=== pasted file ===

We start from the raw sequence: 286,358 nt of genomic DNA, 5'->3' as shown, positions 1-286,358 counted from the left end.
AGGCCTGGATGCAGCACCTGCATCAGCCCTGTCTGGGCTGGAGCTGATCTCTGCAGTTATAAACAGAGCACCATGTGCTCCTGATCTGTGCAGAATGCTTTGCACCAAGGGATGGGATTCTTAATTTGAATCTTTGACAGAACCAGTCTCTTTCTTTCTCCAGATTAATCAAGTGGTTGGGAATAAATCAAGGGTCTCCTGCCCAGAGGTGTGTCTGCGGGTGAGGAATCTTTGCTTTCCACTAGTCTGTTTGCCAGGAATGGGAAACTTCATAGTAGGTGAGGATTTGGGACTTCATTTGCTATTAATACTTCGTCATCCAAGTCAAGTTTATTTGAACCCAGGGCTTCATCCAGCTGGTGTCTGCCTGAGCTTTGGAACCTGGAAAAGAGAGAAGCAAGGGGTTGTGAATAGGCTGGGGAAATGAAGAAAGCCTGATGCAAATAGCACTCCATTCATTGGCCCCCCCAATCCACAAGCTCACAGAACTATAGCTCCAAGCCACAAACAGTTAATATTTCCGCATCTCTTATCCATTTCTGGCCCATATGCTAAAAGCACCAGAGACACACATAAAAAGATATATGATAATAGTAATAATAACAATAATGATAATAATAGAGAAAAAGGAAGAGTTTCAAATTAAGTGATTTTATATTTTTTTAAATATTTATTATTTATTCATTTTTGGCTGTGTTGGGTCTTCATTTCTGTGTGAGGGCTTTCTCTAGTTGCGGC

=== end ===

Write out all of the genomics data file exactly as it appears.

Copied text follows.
We start from the raw sequence: 286,358 nt of genomic DNA, 5'->3' as shown, positions 1-286,358 counted from the left end.
AGGCCTGGATGCAGCACCTGCATCAGCCCTGTCTGGGCTGGAGCTGATCTCTGCAGTTATAAACAGAGCACCATGTGCTCCTGATCTGTGCAGAATGCTTTGCACCAAGGGATGGGATTCTTAATTTGAATCTTTGACAGAACCAGTCTCTTTCTTTCTCCAGATTAATCAAGTGGTTGGGAATAAATCAAGGGTCTCCTGCCCAGAGGTGTGTCTGCGGGTGAGGAATCTTTGCTTTCCACTAGTCTGTTTGCCAGGAATGGGAAACTTCATAGTAGGTGAGGATTTGGGACTTCATTTGCTATTAATACTTCGTCATCCAAGTCAAGTTTATTTGAACCCAGGGCTTCATCCAGCTGGTGTCTGCCTGAGCTTTGGAACCTGGAAAAGAGAGAAGCAAGGGGTTGTGAATAGGCTGGGGAAATGAAGAAAGCCTGATGCAAATAGCACTCCATTCATTGGCCCCCCCAATCCACAAGCTCACAGAACTATAGCTCCAAGCCACAAACAGTTAATATTTCCGCATCTCTTATCCATTTCTGGCCCATATGCTAAAAGCACCAGAGACACACATAAAAAGATATATGATAATAGTAATAATAACAATAATGATAATAATAGAGAAAAAGGAAGAGTTTCAAATTAAGTGATTTTATATTTTTTTAAATATTTATTATTTATTCATTTTTGGCTGTGTTGGGTCTTCATTTCTGTGTGAGGGCTTTCTCTAGTTGCGGC